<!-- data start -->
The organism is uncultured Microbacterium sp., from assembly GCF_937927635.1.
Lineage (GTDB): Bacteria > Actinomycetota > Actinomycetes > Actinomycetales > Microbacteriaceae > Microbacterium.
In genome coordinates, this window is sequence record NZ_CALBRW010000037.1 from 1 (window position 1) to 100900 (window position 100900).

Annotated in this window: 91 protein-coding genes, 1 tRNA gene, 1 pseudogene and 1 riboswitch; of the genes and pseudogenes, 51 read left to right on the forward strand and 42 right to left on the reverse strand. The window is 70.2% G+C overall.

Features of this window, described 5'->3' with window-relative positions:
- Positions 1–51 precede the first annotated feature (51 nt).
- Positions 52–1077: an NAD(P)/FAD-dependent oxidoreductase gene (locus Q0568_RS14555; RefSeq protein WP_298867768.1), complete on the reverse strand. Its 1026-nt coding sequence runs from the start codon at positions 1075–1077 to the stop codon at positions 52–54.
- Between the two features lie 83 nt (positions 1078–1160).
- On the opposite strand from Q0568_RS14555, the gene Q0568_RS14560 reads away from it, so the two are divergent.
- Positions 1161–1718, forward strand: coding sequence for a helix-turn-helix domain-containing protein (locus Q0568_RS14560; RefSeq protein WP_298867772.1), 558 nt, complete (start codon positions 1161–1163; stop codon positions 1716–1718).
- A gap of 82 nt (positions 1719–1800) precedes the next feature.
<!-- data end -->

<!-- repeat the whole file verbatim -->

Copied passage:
The organism is uncultured Microbacterium sp., from assembly GCF_937927635.1.
Lineage (GTDB): Bacteria > Actinomycetota > Actinomycetes > Actinomycetales > Microbacteriaceae > Microbacterium.
In genome coordinates, this window is sequence record NZ_CALBRW010000037.1 from 1 (window position 1) to 100900 (window position 100900).

Annotated in this window: 91 protein-coding genes, 1 tRNA gene, 1 pseudogene and 1 riboswitch; of the genes and pseudogenes, 51 read left to right on the forward strand and 42 right to left on the reverse strand. The window is 70.2% G+C overall.

Features of this window, described 5'->3' with window-relative positions:
- Positions 1–51 precede the first annotated feature (51 nt).
- Positions 52–1077: an NAD(P)/FAD-dependent oxidoreductase gene (locus Q0568_RS14555; RefSeq protein WP_298867768.1), complete on the reverse strand. Its 1026-nt coding sequence runs from the start codon at positions 1075–1077 to the stop codon at positions 52–54.
- Between the two features lie 83 nt (positions 1078–1160).
- On the opposite strand from Q0568_RS14555, the gene Q0568_RS14560 reads away from it, so the two are divergent.
- Positions 1161–1718, forward strand: coding sequence for a helix-turn-helix domain-containing protein (locus Q0568_RS14560; RefSeq protein WP_298867772.1), 558 nt, complete (start codon positions 1161–1163; stop codon positions 1716–1718).
- A gap of 82 nt (positions 1719–1800) precedes the next feature.